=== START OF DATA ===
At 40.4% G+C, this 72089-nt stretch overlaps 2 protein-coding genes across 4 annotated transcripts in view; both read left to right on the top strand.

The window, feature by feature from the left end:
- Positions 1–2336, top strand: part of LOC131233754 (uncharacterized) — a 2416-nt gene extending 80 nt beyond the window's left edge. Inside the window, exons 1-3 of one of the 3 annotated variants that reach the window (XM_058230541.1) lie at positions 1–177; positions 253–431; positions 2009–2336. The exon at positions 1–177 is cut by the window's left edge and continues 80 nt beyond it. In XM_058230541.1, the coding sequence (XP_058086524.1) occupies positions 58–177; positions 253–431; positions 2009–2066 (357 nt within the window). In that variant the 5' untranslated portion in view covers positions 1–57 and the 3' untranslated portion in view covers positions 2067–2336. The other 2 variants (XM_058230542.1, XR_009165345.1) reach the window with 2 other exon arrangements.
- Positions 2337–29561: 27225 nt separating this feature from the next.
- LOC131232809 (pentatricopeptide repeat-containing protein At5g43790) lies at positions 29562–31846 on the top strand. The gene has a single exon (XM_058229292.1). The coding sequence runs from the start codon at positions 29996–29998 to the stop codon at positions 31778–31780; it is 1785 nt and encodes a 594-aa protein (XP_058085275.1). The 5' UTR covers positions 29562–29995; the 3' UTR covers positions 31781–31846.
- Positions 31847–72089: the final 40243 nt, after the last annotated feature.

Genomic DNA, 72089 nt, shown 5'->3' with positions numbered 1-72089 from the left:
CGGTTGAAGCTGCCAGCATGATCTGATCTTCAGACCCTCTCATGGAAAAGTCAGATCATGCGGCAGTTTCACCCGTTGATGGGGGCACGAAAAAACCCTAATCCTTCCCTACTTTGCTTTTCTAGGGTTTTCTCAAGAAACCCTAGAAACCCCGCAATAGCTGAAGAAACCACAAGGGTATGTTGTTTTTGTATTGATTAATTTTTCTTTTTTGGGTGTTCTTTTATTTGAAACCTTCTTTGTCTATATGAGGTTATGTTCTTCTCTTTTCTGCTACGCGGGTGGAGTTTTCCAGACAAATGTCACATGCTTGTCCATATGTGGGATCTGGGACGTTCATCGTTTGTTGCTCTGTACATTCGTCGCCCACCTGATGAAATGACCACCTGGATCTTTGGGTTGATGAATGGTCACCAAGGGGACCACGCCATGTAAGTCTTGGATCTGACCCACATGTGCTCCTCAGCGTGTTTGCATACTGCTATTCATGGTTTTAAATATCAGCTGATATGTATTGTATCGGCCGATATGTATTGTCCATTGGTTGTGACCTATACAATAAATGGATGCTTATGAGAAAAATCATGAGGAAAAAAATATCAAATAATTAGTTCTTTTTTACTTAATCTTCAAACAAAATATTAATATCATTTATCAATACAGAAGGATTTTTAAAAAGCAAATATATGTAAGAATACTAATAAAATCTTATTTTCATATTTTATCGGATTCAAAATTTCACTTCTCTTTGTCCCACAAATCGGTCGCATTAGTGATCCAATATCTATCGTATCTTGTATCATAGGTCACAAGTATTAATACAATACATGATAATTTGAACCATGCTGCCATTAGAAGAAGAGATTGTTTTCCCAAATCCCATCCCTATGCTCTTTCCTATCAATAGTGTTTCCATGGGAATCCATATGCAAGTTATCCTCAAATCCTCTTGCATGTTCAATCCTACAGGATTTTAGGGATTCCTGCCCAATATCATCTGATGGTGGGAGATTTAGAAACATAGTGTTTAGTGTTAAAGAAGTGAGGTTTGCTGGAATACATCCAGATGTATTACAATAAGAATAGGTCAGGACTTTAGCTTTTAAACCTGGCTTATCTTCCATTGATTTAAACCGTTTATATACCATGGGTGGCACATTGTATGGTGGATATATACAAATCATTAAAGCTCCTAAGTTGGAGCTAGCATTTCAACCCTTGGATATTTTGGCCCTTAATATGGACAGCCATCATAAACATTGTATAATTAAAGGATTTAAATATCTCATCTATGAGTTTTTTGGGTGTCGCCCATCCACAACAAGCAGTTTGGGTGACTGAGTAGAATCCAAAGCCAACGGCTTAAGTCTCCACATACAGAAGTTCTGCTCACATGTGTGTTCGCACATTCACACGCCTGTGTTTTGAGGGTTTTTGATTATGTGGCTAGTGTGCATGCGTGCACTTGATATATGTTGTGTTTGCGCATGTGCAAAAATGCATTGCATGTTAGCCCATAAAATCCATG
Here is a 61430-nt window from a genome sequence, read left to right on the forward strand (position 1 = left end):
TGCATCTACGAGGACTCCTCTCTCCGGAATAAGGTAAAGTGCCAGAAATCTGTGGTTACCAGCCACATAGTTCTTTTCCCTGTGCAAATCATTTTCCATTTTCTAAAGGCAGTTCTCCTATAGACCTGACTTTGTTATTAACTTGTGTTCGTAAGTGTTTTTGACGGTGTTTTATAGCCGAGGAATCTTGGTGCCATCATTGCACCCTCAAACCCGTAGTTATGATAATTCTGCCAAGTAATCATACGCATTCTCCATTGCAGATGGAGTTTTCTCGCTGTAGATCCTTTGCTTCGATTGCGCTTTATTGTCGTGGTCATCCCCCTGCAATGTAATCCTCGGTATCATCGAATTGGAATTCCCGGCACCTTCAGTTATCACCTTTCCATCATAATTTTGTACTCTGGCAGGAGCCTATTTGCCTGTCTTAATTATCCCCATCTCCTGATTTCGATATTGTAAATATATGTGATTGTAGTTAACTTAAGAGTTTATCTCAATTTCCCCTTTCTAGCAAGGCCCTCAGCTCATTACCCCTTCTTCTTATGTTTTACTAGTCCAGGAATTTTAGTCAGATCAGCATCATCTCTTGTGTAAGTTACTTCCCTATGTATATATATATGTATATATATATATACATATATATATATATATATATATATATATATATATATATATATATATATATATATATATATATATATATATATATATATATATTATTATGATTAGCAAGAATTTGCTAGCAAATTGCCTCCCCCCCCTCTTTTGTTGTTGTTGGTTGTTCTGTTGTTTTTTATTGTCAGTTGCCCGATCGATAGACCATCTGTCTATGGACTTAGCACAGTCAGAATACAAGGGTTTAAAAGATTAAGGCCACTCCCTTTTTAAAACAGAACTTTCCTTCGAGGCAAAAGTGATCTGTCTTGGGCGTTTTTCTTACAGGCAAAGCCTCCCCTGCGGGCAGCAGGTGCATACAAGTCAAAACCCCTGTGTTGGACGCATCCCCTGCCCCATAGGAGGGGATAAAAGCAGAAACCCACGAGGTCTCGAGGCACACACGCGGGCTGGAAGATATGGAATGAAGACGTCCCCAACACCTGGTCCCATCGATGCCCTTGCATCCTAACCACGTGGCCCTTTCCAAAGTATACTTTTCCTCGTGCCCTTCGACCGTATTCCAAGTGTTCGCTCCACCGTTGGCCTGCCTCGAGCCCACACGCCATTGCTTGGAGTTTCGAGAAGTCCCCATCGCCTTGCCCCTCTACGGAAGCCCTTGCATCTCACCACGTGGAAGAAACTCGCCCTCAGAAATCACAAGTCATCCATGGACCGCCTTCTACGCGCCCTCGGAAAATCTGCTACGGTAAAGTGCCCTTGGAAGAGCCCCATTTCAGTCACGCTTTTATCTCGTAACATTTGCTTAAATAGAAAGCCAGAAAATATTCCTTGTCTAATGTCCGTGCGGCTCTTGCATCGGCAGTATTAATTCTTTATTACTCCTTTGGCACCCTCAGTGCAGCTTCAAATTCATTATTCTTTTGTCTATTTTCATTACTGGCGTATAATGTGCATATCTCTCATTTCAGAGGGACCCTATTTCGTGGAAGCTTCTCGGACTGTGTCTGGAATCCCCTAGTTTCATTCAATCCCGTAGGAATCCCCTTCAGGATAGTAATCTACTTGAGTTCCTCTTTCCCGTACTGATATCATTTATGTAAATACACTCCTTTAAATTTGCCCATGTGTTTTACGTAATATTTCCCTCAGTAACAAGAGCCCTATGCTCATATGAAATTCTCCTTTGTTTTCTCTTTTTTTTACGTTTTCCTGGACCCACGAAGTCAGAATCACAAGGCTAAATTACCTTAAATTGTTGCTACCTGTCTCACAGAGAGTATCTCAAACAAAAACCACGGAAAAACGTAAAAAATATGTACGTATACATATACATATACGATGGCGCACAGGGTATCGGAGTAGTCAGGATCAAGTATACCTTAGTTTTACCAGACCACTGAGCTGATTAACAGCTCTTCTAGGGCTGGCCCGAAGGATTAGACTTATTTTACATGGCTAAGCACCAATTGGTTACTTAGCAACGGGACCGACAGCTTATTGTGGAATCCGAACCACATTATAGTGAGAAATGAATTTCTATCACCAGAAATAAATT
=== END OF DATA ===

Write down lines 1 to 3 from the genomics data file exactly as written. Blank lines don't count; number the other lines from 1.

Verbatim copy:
At 40.4% G+C, this 72089-nt stretch overlaps 2 protein-coding genes across 4 annotated transcripts in view; both read left to right on the top strand.

The window, feature by feature from the left end:
- Positions 1–2336, top strand: part of LOC131233754 (uncharacterized) — a 2416-nt gene extending 80 nt beyond the window's left edge. Inside the window, exons 1-3 of one of the 3 annotated variants that reach the window (XM_058230541.1) lie at positions 1–177; positions 253–431; positions 2009–2336. The exon at positions 1–177 is cut by the window's left edge and continues 80 nt beyond it. In XM_058230541.1, the coding sequence (XP_058086524.1) occupies positions 58–177; positions 253–431; positions 2009–2066 (357 nt within the window). In that variant the 5' untranslated portion in view covers positions 1–57 and the 3' untranslated portion in view covers positions 2067–2336. The other 2 variants (XM_058230542.1, XR_009165345.1) reach the window with 2 other exon arrangements.